How soon do we start encouraging people to reach their full potential? When I look back at my life, I can’t remember a time when my mother didn’t tell me I could be doing better even though what I was doing was already great. I know this isn’t the case for everybody and with new opportunities to be a form of encouragement for younger people it got me wondering, how early does it start?
I’ve dabbled with some of the metrics on the success of minorities and females in school and the common agreement is that by 4th grade we can already see who’s falling behind. In my opinion, that’s far too young to count anybody out. However, it’s also far too old to start setting the groundwork for encouraging these kids to improve themselves. So then I ask you, when is the right time? Is the right time from the moment they are born? To encourage them that their height and weight is good, but it could be better? I’m being facetious, but the point stands. How early is too early and when is the right time?
I don’t think it matters if we start at conception, birth, or when baby starts to show signs of development. However, we absolutely must start when we integrate baby with peers. I think this is important because human beings are inherently competitive. Competitive drive varies between individuals, but there is a part of each of us that wants to be better than someone or something else to prove our worth. I’m not saying that we should encourage competition among these children, but I am saying that telling a child their finger painting was great and they should keep practicing or that they kick a ball around really well but they could kick it even farther if she/he keeps practicing. I think these are important things to teach early.
I also think we need to do away with gender and racial stereotypes in relation to performance. In some areas, such as sports, there are individuals that have clear advantages because of their body types. Body types have a great genetic factor which includes race. However, there’s no reason that this should carry over into the classroom. There are things different people are going to enjoy and people harbor different strengths—these are necessary for us to fill different vocational services. However, there’s no reason we should steer a female into a care position such as nursing and steer a male into a science position just because of their sex.
I have never felt like I’m bound by my gender identity. I can’t tell you the number of times a day that I think or say something and feel like I need to follow it with, “I’m a woman, I swear.” So I know I defy stereotypes constantly, but I also know that in realizing that I defy stereotypes means I’m all too aware of them. I didn’t choose to enter a male dominated field to defy a stereotype—I chose it because it would make me happy. Likewise, I don’t encourage younger girls to enter engineering because I want them to defy the stereotype, it’s because I want them to realize that it is something they can do. All too often I encounter girls who will admit they like math and/or science but feel like they aren’t supposed to.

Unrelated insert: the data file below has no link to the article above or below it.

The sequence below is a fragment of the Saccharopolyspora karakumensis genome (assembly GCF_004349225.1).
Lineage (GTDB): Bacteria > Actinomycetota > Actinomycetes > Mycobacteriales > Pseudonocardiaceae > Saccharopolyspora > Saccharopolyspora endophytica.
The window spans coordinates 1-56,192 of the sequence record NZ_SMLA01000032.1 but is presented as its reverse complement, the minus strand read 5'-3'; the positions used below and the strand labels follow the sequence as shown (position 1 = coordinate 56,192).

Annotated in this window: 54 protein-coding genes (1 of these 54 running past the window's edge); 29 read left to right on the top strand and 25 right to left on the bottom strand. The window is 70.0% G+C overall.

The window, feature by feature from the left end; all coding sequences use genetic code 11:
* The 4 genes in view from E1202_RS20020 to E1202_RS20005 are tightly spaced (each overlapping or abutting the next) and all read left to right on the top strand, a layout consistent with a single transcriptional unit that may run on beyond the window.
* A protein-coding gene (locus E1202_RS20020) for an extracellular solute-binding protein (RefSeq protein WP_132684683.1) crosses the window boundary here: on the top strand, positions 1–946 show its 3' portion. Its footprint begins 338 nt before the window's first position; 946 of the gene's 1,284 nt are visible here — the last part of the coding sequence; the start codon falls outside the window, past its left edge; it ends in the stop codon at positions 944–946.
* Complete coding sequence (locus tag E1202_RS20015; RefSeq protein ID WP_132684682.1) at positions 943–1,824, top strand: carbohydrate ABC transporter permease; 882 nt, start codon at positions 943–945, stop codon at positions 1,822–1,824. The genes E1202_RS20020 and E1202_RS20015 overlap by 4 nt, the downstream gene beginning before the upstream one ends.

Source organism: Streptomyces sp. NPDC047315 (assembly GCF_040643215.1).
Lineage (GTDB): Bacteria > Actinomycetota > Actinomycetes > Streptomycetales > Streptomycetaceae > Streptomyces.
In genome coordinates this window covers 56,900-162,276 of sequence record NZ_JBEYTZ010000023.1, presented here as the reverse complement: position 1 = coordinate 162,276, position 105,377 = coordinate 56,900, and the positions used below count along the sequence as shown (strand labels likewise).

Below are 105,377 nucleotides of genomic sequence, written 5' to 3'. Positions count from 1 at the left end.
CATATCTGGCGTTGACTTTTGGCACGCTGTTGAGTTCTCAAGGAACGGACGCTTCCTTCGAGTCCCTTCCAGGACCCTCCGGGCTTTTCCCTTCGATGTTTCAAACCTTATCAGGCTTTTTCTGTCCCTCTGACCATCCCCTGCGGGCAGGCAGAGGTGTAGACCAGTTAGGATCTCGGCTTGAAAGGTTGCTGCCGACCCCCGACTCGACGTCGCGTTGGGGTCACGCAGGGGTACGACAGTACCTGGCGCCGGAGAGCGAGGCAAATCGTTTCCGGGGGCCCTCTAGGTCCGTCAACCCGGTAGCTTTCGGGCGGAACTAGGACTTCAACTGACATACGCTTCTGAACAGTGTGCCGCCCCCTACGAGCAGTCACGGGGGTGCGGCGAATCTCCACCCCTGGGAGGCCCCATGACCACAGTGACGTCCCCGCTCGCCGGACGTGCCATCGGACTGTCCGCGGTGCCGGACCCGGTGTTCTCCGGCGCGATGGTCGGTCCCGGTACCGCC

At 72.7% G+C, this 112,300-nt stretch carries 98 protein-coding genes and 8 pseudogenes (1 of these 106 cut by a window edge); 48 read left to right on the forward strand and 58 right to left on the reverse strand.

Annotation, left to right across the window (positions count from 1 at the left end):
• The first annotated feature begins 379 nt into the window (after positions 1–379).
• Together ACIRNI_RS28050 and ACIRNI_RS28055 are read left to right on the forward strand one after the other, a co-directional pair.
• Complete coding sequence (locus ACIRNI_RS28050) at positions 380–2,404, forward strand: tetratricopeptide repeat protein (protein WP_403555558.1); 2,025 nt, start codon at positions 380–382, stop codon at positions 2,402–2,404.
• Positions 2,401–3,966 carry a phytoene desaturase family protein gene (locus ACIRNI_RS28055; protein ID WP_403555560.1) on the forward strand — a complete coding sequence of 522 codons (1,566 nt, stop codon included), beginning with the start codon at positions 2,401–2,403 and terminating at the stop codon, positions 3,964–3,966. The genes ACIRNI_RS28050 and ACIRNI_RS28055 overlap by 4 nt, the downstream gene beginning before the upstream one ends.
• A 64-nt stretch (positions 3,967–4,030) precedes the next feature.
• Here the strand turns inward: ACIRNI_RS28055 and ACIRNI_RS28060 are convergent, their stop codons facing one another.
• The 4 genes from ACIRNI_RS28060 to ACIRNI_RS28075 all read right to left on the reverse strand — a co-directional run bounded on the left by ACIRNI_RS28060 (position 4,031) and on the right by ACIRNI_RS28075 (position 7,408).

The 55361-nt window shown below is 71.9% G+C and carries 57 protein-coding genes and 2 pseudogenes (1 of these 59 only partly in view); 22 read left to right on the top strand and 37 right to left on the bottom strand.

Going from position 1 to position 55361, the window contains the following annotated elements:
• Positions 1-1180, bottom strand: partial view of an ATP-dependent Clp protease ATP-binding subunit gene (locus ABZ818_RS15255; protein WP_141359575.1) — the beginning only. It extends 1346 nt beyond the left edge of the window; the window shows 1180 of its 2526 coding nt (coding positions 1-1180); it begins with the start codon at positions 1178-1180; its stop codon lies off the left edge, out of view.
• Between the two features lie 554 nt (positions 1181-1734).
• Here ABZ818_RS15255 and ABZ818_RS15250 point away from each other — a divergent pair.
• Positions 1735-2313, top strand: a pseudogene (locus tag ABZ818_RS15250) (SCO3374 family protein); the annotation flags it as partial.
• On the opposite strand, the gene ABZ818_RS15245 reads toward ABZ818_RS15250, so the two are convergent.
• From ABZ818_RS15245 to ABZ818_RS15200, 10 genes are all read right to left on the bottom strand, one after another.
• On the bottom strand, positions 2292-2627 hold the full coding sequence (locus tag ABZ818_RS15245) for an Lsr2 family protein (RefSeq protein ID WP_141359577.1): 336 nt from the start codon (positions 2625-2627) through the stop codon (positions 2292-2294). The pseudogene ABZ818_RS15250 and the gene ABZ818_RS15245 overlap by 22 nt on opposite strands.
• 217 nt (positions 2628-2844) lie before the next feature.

Someone outside of the home, from the community, from the school, what have you, needs to step forward and encourage a child, or children, that aren’t their own. This is particularly true when someone can be a positive role model for success in life. In the past 3 months I’ve had the opportunity to volunteer with the Society of Women Engineers (SWE) to encourage middle school girls, the National Society of Black Engineers (NSBE) to encourage grade school aged children, and take the beginning steps to volunteer with Big Brothers, Big Sisters. In those opportunities that have been completed, I was able to see kids who were truly excited about science and engineering and felt like they had a lot of potential in these areas. For SWE I think this was largely because these children had positive influences in their lives in the form of scientists and engineers. For NSBE I think it was largely because the people teaching these kids got them excited and brought out their potential. Whatever the reason, this is exactly what needs to happen. I’m glad that organizations like SWE and NSBE, among others, have programs out there to promote science and engineering. However, we shouldn’t need programs to promote science and engineering.